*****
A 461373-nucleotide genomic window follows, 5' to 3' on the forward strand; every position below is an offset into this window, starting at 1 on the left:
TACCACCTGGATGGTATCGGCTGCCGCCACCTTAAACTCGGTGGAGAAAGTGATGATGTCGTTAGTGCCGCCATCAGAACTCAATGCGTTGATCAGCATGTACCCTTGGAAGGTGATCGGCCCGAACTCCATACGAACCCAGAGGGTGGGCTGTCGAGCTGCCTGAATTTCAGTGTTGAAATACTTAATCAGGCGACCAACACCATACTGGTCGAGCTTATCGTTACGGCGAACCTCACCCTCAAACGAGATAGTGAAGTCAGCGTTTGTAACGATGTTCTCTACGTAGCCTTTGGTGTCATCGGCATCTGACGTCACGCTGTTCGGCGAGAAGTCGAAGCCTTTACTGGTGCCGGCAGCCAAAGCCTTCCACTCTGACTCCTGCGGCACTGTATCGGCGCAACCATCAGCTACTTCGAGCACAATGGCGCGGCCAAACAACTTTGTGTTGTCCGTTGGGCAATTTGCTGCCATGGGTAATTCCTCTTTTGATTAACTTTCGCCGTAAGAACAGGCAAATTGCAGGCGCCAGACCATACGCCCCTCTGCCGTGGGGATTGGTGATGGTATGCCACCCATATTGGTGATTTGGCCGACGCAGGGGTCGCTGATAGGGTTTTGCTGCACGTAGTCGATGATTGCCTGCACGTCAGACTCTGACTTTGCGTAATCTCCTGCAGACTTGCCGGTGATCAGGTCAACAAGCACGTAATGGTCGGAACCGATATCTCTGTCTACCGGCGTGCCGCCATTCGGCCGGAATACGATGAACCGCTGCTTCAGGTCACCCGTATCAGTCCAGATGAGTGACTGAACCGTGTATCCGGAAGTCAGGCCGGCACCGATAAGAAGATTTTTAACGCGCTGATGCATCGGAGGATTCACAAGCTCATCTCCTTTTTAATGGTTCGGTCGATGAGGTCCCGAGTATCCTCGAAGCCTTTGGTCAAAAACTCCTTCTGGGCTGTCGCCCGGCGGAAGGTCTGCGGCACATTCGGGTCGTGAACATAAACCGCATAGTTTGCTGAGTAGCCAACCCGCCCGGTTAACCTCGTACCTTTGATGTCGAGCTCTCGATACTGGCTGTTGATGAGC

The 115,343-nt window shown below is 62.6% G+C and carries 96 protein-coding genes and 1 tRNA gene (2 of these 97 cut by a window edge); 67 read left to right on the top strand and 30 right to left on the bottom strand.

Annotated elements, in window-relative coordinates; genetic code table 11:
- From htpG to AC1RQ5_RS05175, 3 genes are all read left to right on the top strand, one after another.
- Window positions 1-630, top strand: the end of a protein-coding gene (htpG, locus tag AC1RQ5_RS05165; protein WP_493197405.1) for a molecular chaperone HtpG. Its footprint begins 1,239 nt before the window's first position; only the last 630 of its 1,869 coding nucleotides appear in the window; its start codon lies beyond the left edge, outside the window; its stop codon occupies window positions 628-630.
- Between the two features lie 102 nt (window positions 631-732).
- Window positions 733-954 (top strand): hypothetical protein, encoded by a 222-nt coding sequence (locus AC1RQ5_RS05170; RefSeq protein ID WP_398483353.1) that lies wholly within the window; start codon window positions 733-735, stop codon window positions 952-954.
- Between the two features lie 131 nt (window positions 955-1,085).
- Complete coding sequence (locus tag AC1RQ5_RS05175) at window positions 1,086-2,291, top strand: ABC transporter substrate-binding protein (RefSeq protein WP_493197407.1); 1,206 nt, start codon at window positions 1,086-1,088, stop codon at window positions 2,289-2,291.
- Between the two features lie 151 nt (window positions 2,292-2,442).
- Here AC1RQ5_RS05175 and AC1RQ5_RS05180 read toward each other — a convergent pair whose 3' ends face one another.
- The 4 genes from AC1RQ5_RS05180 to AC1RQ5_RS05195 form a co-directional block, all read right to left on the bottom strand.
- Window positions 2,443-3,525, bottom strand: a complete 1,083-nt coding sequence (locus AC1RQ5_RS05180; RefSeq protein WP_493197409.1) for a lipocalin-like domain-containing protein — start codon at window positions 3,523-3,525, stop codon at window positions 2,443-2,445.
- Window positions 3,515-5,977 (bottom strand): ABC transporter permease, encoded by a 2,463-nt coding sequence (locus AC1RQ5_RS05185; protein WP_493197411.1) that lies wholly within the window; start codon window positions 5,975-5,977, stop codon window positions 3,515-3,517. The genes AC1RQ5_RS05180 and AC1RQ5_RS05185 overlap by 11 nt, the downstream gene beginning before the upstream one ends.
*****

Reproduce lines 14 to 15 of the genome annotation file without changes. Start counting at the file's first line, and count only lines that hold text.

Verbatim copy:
- Window positions 2,443-3,525, bottom strand: a complete 1,083-nt coding sequence (locus AC1RQ5_RS05180; RefSeq protein WP_493197409.1) for a lipocalin-like domain-containing protein — start codon at window positions 3,523-3,525, stop codon at window positions 2,443-2,445.
- Window positions 3,515-5,977 (bottom strand): ABC transporter permease, encoded by a 2,463-nt coding sequence (locus AC1RQ5_RS05185; protein WP_493197411.1) that lies wholly within the window; start codon window positions 5,975-5,977, stop codon window positions 3,515-3,517. The genes AC1RQ5_RS05180 and AC1RQ5_RS05185 overlap by 11 nt, the downstream gene beginning before the upstream one ends.